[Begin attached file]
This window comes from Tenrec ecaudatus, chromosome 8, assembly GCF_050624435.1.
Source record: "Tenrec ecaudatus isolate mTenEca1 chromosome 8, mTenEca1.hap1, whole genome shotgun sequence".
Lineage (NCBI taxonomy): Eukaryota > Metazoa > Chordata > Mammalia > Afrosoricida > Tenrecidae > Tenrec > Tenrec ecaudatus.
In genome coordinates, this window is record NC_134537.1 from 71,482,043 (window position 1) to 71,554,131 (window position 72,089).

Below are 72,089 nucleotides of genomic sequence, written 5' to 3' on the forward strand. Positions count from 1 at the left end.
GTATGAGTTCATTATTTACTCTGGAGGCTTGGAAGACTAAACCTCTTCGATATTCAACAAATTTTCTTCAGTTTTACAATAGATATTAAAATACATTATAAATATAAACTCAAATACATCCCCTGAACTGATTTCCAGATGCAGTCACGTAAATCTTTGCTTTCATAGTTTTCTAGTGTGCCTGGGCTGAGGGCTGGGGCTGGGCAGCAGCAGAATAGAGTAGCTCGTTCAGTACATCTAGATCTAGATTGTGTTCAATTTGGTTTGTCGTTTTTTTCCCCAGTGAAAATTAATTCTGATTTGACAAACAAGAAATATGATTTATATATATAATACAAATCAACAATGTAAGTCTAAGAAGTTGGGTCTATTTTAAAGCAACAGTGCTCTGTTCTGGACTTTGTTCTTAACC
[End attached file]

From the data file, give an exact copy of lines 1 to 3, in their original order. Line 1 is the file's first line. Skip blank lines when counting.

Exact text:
This window comes from Tenrec ecaudatus, chromosome 8, assembly GCF_050624435.1.
Source record: "Tenrec ecaudatus isolate mTenEca1 chromosome 8, mTenEca1.hap1, whole genome shotgun sequence".
Lineage (NCBI taxonomy): Eukaryota > Metazoa > Chordata > Mammalia > Afrosoricida > Tenrecidae > Tenrec > Tenrec ecaudatus.